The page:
Whether you’re vacationing in tropical latitudes or enjoying a weekend by the grill in your own backyard, summer is a wonderful opportunity to relax, spend time with friends and family, and bask in the warm weather. Of course, it’s natural to reach for a refreshing cold drink when you’re enjoying the summer heat – but if your drink of choice contains alcohol, it bears being a bit more careful with your summertime celebrations. Drinking alcohol in hot weather can be dangerous for reasons beyond the usual ones, so if a pitcher of sangria or a cooler of beer is part of your summer fun, it’s good to be careful with your own consumption and to keep an eye on the people around you.

alcohol and summer heatAlcohol affects the body in ways that many people are unaware of, and some of those effects become more dangerous as the temperature rises. Even a moderate amount of alcohol can interfere with the functioning of the hypothalamus, a gland in the brain that performs many important tasks including regulating body temperature. Normally, your body is able to maintain a relatively consistent body temperature regardless of the conditions outside it. When a substance like alcohol interferes with that internal regulation process, your body is much more vulnerable to the temperature of the world around you. On a hot, sunny day, that can lead to heat stroke and other heat illness, as your internal temperature spikes dangerously high.

Another way that alcohol affects the body is as a diuretic – in other words, it makes you need to urinate more, which impacts your body’s internal balance of fluids. On a hot day when your body is already losing water through sweating, this can put you at risk of dehydration. This particular danger is especially insidious, because if you find yourself thirsty, you might naturally reach for another round of whatever you’ve already been drinking to quench that thirst… but if there’s alcohol in that drink, you could be unknowingly making the situation worse and putting yourself at greater risk of dangerous levels of dehydration. Poor hydration also makes you more susceptible to heat illness. Watch out for symptoms like headache or dizziness in yourself or others, especially if they’ve been engaging in heavy exertion, drinking, or both.

The more familiar effects of alcohol on the body – loss of coordination, impaired judgment, heightened risk-taking behavior – find new opportunities to create dangerous situations during summer celebrations. There’s little more refreshing or relaxing on a hot day than going for a swim, whether you’re visiting a lake or ocean or enjoying a dip in the pool. But any activities in or around the water become more dangerous when alcohol is in the picture. Even experienced swimmers, divers, or surfers can make poor judgment calls when under the influence, and even a minor mistake in the water can lead to tragic consequences. Far too many drowning accidents have happened because someone swam out too far, dived too deep, or engaged in ill-considered horseplay by the pool while impaired by alcohol.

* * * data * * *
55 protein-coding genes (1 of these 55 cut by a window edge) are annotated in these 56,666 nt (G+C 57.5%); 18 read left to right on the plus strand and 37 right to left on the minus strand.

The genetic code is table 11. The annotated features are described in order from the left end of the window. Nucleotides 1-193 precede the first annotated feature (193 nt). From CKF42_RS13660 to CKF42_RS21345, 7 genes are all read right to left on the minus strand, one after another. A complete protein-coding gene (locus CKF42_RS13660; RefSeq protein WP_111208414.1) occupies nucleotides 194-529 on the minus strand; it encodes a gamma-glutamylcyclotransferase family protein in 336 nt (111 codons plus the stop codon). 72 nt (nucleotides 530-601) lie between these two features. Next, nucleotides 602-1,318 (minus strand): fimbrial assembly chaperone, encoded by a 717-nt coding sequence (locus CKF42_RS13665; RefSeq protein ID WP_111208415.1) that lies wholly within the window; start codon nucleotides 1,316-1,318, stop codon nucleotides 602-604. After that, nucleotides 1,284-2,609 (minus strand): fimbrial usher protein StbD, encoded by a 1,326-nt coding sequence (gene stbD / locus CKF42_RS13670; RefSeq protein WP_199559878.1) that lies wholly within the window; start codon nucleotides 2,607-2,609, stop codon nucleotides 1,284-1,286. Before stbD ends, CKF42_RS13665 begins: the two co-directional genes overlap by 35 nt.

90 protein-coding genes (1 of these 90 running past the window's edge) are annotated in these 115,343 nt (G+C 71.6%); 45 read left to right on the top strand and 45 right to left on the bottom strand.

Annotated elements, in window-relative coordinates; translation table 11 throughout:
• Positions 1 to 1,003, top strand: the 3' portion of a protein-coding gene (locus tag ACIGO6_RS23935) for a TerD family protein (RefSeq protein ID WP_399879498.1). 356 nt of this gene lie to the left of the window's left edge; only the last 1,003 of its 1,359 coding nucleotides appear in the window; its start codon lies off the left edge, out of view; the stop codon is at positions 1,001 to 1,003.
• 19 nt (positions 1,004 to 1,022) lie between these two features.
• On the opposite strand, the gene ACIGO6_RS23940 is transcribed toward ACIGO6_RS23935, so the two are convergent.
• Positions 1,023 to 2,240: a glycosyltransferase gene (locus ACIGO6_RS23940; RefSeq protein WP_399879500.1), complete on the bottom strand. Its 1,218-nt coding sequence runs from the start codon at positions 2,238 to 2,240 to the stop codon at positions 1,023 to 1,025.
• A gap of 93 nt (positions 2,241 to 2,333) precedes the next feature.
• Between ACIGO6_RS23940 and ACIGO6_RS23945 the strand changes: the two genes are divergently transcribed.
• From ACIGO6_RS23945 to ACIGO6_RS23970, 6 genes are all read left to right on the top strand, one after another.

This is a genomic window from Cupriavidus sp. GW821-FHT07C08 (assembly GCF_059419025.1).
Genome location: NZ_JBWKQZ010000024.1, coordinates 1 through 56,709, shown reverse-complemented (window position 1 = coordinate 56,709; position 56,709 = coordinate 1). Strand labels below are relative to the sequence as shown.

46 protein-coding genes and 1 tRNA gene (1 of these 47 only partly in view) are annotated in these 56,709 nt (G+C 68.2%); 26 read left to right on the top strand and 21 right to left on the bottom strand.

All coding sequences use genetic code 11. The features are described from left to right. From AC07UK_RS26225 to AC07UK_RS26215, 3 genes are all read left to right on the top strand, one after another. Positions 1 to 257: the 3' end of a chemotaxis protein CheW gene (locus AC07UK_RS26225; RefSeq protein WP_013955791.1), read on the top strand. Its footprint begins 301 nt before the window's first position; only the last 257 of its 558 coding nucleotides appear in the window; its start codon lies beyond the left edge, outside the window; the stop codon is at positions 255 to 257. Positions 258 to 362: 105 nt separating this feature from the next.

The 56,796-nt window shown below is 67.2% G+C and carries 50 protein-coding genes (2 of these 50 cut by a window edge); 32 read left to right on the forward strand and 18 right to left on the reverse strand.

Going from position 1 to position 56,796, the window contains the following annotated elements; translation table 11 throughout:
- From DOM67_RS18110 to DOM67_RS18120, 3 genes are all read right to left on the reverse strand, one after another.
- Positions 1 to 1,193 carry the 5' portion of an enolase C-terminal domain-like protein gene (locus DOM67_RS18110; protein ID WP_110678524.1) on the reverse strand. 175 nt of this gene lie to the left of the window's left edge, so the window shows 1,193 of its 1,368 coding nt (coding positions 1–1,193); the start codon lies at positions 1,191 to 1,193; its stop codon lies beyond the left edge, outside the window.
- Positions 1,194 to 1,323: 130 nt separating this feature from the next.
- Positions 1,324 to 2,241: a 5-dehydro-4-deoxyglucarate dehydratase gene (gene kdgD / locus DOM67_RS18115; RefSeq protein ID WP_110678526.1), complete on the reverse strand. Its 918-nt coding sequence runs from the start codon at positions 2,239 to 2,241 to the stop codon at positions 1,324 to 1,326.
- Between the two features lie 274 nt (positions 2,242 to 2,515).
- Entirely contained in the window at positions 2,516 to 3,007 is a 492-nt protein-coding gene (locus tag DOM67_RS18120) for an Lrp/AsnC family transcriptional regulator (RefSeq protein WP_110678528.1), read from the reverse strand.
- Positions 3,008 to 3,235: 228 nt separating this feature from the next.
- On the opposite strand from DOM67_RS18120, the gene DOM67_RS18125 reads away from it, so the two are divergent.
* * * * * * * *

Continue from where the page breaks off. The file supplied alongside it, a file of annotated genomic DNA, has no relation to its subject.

By the same token, an afternoon of boating can take a dangerous turn if alcohol is involved. Most people, whether aboard personal or rented vessels, pilot a boat much less often than they drive a car, and most of the time automobiles don’t involve nearly as much risk of drowning. Distressingly, more than one in three summer boating fatalities feature the consumption of alcohol in some capacity. In some of those cases, the operator of the boat isn’t even among those drinking; a boat full of rowdy drunk passengers can become a deadly distraction for the operator attempting to control the boat safely. No less than is true for cars, the operator of a boat must be sober, alert, and free of distraction.

Automotive accidents cannot be overlooked when considering the dangers of summertime drinking, either. Schools and colleges have their breaks during the warm months, and many people schedule vacation time during the summer as well, resulting in numerous road trips, house parties, and backyard barbecues – which unfortunately present an equally high number of opportunities for people to be tempted to drink and drive. Alcohol can impair motor function, alertness, judgment, reaction time, and other important physical and mental responses even at levels below the legal limit. Every day in America, 29 people die in car crashes involving a drunk driver. Remind your friends that there’s always an alternative to driving drunk.

Of course, alcoholic drinks can still be a fun and safe part of summer celebrations, as long as everyone is careful. Make sure plenty of shade is available, alternate alcohol with plenty of water, consider enjoying a swim before the drinks come out, and keep an eye out for anyone experiencing symptoms of dehydration or heat sickness. Stay safe and have fun!

Contact MyNJInjuryLawyer Howard P. Lesnik

If you or a loved one suffered an injury in an accident in NJ, you should contact an attorney familiar with handling these claims. An experienced NJ Injury Lawyer will know how to obtain medical records, videos, photographs, experts, locate witnesses and contact the insurance company so you can make a claim for your injuries.

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